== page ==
The poor are always with us. Throughout Jesus’ ministry. Today. The poor are always among us.
If I suggest to someone that we can do more for the poor, you know what I’d hear.
“Jesus said, ‘the poor will always be with you.’”
Some may go so far as to say, “they just need to get a job.” That’s easy to say, though, isn’t it. But is faith about doing the easy thing? I ask you. Is faith about doing the easy thing? Lent asks us, “is faith about doing what’s easy?” How many of us have a personal relationship with poverty?
My dad was familiar with poverty. Growing up in a single-parent home during the Great Depression meant Grandma would occasionally ask Dad to walk the streets of Fort Morgan, Colorado, in the dead of winter with shoes that had cardboard-covered holes in the soles to see if he could find coal that had fallen off coal trucks, so Dad’s family could heat their home.
Years after those meager Great Depression years, there was a day Dad told me: “Jesus said ‘you will always have the poor with you.’”
In Luke’s gospel, Jesus recited those words after Mary – in her poverty – anointed Jesus’ feet with costly, aromatic nard, and wiped his feet with her hair. In Mary’s poverty, her actions were birthed from love. It is type of love we are to have for our neighbor and ourselves because every single one of us is poor in some way. Poverty isn’t just expressed in the absence of wealth, although that was certainly a focal point of Jesus’ ministry. Poverty can be in how we relate to people. Poverty can be expressed in the way some people hoard wealth. Poverty can be a condition of our spirits. Understanding that made it possible for me to better understand Jesus. Understanding that also meant Jesus saw me in my poverty and in my vulnerability. The same is true for any of us.
When Jesus spoke those words, those around him knew what he was saying; they were not to be taken out of context. The words would have reminded Jesus’ listeners of the words they heard in Sabbath school from Deuteronomy 15:11: “There are always going to be poor and needy among you. So, be generous. Give to neighbors in trouble. Give because they’re hurting.”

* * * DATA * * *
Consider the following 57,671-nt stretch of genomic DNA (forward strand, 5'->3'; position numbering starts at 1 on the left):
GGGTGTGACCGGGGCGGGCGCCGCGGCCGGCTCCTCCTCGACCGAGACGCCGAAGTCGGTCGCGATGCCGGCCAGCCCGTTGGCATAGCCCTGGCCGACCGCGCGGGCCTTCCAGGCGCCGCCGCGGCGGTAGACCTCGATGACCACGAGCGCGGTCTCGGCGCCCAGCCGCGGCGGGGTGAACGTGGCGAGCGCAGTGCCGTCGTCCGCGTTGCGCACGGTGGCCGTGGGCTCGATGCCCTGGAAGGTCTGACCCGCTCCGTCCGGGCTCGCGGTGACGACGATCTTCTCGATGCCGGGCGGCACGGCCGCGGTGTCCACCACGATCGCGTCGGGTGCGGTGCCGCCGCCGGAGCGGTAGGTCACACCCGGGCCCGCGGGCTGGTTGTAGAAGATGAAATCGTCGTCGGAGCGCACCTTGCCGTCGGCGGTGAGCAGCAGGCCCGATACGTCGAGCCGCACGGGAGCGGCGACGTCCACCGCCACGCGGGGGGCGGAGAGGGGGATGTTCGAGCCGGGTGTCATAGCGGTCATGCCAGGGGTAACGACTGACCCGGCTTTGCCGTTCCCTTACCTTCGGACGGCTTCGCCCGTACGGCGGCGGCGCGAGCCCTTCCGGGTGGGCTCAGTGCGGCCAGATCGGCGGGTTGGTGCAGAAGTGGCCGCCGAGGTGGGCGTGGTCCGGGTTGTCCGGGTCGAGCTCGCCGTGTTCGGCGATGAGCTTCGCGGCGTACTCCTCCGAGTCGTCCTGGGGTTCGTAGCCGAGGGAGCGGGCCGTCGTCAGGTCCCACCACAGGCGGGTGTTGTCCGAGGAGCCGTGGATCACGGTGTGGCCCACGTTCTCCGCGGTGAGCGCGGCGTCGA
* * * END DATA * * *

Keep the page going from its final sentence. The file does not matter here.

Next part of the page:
Seeing that the poor will always exist is not an excuse to do ignore them, neglect them, or tell them to get jobs.
Jesus’ words are important because they’re about human dignity. When people value one another’s dignity, people exhibit greater respect, greater compassion, deeper love, and more enriching grace because they are drawn closer to God and God’s image as it is expressed within another, which connects people to God’s image within themselves.
The poor are with us always. Fortunately, Jesus is, too.
Rev. Mark Crist
Holdredge First UMC
Prayer for Reflection
Gracious and loving God, we thank you that you love all of us even though it is not uncommon for your us, as your children, to take things out of context. Forgive us when we do that because through your forgiving grace, you transform our very lives so we understand how very much we are all in this together. Anytime people’s privilege gets in the way of helping the neediest among us, may the privileged be loved, as well, so their hearts are softened where your love is let in. In Jesus’ holy name. Amen.
John 12:1-8Six days before the Passover Jesus came to Bethany, the home of Lazarus, whom he had raised from the dead. There they gave a dinner for him. Martha served, and Lazarus was one of those at the table with him. Mary took a pound of costly perfume made of pure nard, anointed Jesus’ feet, and wiped them with her hair. The house was filled with the fragrance of the perfume. But Judas Iscariot, one of his disciples (the one who was about to betray him), said, “Why was this perfume not sold for three hundred denarii and the money given to the poor?” (He said this not because he cared about the poor, but because he was a thief; he kept the common purse and used to steal what was put into it.) Jesus said, “Leave her alone. She bought it so that she might keep it for the day of my burial. You always have the poor with you, but you do not always have me.”
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